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Timeline of hydrogen technologies

This is a timeline of the history of hydrogen technology.

Timeline of future development of hydrogen technologies as a key enabler of the energy transition

TimelineEdit

16th centuryEdit

  • c. 1520 – First recorded observation of hydrogen by Paracelsus through dissolution of metals (iron, zinc, and tin) in sulfuric acid.

17th centuryEdit

18th centuryEdit

19th centuryEdit

20th centuryEdit

21st centuryEdit

See alsoEdit

ReferencesEdit

  1. ^ 1784 Experiments
  2. ^ Langins, Janis (8 Jun 1983). "Hydrogen production for ballooning during the French Revolution: An early example of chemical process development". Annals of Science. Taylor & Francis. 40 (6): 531–558. doi:10.1080/00033798300200381.
  3. ^ 1809 – Fleming, History of Meteorology 25 Pag. 25
  4. ^ "Pibal History". Retrieved 8 February 2016.
  5. ^ "The Monthly Magazine". Retrieved 8 February 2016.
  6. ^ "The Hydrogen Engine". Retrieved 8 February 2016.
  7. ^ 1820 Cecil the letter
  8. ^ Jules Verne. "The Mysterious Island by Jules Verne: Chapter 33". Retrieved 8 February 2016.
  9. ^ 1896 Weather balloon
  10. ^ Tsiolkovsky's Исследование мировых пространств реактивными приборами – The Exploration of Cosmic Space by Means of Reaction Devices (Russian paper) Archived 2008-10-19 at the Wayback Machine
  11. ^ "A Students Guide to Refining – Energy – Articles – Chemical Engineering – Frontpage – Cheresources.com". Cheresources.com Community. Retrieved 8 February 2016.
  12. ^ Improvements in and relating to internal combustion engines using a mixture of hydrogen and oxygen as fuel Archived 2013-01-05 at Archive.today
  13. ^ The Technological Steps of Hydrogen Introduction – pag 24
  14. ^ Foh, S. "Underground hydrogen storage. Final report. [Salt caverns, excavated caverns, aquifers and depleted fields] (Technical Report) – SciTech Connect". Retrieved 8 February 2016.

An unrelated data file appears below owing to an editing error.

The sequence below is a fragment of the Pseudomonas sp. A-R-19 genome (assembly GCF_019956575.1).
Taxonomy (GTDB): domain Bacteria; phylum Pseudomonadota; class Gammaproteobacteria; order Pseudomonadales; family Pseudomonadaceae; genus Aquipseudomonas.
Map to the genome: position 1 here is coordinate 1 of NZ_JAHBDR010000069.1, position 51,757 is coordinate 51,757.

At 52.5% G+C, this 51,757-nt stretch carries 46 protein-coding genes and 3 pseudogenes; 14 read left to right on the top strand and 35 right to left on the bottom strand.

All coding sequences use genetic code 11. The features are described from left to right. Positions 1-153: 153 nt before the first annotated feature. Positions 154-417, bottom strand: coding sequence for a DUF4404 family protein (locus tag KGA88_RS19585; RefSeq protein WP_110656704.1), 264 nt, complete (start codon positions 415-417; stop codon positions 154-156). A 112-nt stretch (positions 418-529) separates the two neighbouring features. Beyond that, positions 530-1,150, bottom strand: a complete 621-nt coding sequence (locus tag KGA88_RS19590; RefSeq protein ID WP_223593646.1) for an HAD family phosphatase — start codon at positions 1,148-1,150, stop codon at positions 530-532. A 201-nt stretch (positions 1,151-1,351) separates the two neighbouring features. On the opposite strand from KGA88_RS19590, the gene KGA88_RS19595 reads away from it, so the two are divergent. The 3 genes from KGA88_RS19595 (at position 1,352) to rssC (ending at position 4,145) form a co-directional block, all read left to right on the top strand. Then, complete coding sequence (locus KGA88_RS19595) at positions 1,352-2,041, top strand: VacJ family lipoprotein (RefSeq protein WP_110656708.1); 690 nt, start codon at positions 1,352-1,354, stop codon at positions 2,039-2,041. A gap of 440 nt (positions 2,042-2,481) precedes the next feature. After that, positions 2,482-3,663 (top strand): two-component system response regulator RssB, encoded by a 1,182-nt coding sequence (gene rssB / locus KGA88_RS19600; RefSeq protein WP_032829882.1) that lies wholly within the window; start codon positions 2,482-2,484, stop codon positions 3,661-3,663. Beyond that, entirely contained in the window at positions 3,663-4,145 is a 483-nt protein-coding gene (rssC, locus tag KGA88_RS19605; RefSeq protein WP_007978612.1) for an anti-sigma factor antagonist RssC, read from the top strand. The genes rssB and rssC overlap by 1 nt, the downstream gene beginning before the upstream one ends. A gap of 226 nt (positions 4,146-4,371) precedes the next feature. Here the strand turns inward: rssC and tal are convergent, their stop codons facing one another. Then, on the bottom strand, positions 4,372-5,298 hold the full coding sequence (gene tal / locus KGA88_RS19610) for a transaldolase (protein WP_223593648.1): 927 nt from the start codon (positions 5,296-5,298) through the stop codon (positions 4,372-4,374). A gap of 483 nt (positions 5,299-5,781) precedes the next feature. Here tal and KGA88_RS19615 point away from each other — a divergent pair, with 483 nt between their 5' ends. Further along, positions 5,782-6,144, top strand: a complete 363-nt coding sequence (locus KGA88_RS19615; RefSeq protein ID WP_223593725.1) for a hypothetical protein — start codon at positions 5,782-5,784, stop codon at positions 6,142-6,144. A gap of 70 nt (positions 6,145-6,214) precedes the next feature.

15. ^ Sloop, John L. (1978). Liquid hydrogen as a propulsion fuel, 1945-1959. (The NASA history series) (NASA SP-4404). National Aeronautics and Space Administration. pp. 154–157.
  16. ^ "ch8-11". Retrieved 8 February 2016.
  17. ^ 1958 D 12 – Pag. 7 Archived 2008-12-17 at the Wayback Machine
  18. ^ "Fuel Cell History – Fuel Cell Today". Retrieved 8 February 2016.
  19. ^ 1964 Allis Chalmers Pag.1
  20. ^ Eberle, Ulrich; Mueller, Bernd; von Helmolt, Rittmar. "Fuel cell electric vehicles and hydrogen infrastructure: status 2012". Energy & Environmental Science. Retrieved 2014-12-19.
  21. ^ Nickel-Hydrogen Battery Technology—Development and Status Archived 2009-03-18 at the Wayback Machine
  22. ^ Christina H. "SaveOnEnergy's Learning Center – Helping Customers since 2003" (PDF). Retrieved 8 February 2016.
  23. ^ Lawrence W. Jones Toward a liquid hydrogen fuel economy, University of Michigan Engineering Technical Report UMR2320, March 13, 1970
  24. ^ Sandia Corporation (2004). Fuel-Cell-Powered Mine Locomotive Archived 2014-12-24 at the Wayback Machine. Sandia National Laboratories.
  25. ^ "E.ON inaugurates power-to-gas unit in Falkenhagen in eastern Germany". 28 August 2013. Retrieved 8 February 2016.
  26. ^ "HyER » Enfarm, enefield, eneware!". Archived from the original on 15 February 2016. Retrieved 8 February 2016.